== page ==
An independent analysis of state investments in economic development and research and development was completed recently in accordance with Maine statute. The reports were compiled by Investment Consulting Associates (ICA) following the company's contract award by the Maine Department of Economic & Community Development last June.

The biennial progress reports provide an assessment of the effectiveness of Maine's economic development programs and an analysis of the success of the state's investments in research and development. The reports were generated through a survey of recipients of Maine economic development programs and through in-person interviews with businesses and stakeholders. ICA also collected reports, data and other information from stakeholders and state agencies when available. The progress report includes recommendations to improve the evaluation process going forward, as well as insights into which programs provide a good return on investment based on ICA's cost-benefit analysis.

ICA worked with a Steering Committee of individuals from the private and public sectors in Maine. The committee included State Senators Emily Cain and Andre Cushing, Peter DelGreco of Maine & Company, George Gervais and Brian Whitney of the Maine Department of Economic & Community Development, Steve Levesque from the Midcoast Regional Redevelopment Authority, Bob Martin from the Maine Technology Institute, Jake Ward from the University of Maine, and Luann Ballesteros from Jackson Laboratory.

Among its findings in the two reports: ICA's cost-benefit analysis concluded that the Business Equipment Tax Reimbursement (BETR) program is a worthy investment of state funds; that the Pine Tree Development Zone (PTDZ) program demonstrates the importance of competitive tax policy for new and growing companies, leading to the creation and/or retention of nearly 10,000 jobs that could have landed in other states; and the Maine Technology Institute's Development Fund Loan program and the Finance Authority of Maine's Commercial Loan Insurance and Economic Recovery Loan programs generate a consistently high rate of return on investment.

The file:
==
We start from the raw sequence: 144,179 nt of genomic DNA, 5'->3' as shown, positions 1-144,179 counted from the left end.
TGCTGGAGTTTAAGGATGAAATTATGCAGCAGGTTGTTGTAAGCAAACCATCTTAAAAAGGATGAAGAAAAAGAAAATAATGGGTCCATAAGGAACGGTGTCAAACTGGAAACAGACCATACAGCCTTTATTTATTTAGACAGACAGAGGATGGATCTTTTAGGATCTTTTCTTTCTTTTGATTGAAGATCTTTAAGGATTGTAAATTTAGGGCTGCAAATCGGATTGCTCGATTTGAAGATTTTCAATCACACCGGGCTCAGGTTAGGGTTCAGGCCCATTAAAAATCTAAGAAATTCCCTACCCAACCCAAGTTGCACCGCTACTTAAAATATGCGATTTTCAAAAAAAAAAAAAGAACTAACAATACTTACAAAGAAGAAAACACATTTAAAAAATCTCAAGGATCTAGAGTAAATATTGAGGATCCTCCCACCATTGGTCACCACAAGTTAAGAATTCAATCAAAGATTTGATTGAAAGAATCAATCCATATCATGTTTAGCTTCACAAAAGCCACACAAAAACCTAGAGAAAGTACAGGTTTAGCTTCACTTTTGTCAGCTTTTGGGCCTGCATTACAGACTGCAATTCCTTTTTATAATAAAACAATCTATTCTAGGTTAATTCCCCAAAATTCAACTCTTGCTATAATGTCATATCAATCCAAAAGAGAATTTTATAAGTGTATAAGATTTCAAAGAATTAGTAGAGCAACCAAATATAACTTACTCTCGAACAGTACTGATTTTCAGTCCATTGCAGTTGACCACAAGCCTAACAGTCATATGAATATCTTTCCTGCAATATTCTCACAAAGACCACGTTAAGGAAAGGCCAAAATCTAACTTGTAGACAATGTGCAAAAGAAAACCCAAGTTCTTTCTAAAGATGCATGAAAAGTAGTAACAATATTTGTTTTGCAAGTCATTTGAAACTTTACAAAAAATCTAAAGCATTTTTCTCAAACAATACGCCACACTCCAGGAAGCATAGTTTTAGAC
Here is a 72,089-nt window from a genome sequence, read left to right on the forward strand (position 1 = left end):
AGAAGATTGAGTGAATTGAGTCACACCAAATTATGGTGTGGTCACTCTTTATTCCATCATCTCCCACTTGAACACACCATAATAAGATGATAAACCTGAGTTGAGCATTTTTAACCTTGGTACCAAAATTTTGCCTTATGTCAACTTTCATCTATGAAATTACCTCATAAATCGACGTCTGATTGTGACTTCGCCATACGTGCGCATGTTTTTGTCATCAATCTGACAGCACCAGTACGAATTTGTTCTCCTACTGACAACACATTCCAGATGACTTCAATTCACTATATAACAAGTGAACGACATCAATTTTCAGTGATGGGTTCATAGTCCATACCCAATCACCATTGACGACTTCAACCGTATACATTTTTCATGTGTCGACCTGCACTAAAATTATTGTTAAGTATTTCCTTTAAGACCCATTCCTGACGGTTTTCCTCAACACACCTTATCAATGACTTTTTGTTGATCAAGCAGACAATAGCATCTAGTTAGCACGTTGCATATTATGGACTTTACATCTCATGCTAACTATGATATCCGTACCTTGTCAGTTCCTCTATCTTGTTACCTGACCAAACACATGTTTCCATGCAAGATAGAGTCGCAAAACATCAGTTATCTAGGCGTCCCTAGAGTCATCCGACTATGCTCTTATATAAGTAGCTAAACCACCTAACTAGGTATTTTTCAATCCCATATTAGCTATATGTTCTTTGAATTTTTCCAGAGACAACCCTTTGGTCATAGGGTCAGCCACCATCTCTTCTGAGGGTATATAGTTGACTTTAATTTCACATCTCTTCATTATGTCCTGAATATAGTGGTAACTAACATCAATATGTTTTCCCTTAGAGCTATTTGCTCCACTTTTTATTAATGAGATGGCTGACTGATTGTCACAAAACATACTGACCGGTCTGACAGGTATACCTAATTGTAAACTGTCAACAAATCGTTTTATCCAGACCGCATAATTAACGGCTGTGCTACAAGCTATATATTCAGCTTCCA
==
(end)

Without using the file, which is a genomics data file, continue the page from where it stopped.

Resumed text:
"Over the past six months, our team invited 1,500 Maine business to participate in a detailed survey, reviewed 60 different incentive programs, interviewed elected officials, administrators, and other public sector individuals to better understand the numerous incentive programs, and conducted 53 interviews across 35 different companies and organizations that included various stakeholders, policymakers and companies within the State of Maine," said ICA President Chris Steele. "These exchanges provided the foundation for our evaluations and informed our analysis and recommendations."

In accordance with its contract, ICA is also responsible for completing a one-time overall evaluation of the state's investments based on the results of its recently submitted assessments. That report, due no later than June 30, 2014, will assess how effective the state's economic development strategies have been in stimulating and sustaining consistent, competitive growth in Maine's economy compared to other states nationally. It will also report on whether or not the state is missing opportunities to provide incentives to some business sectors while potentially over-subsidizing others.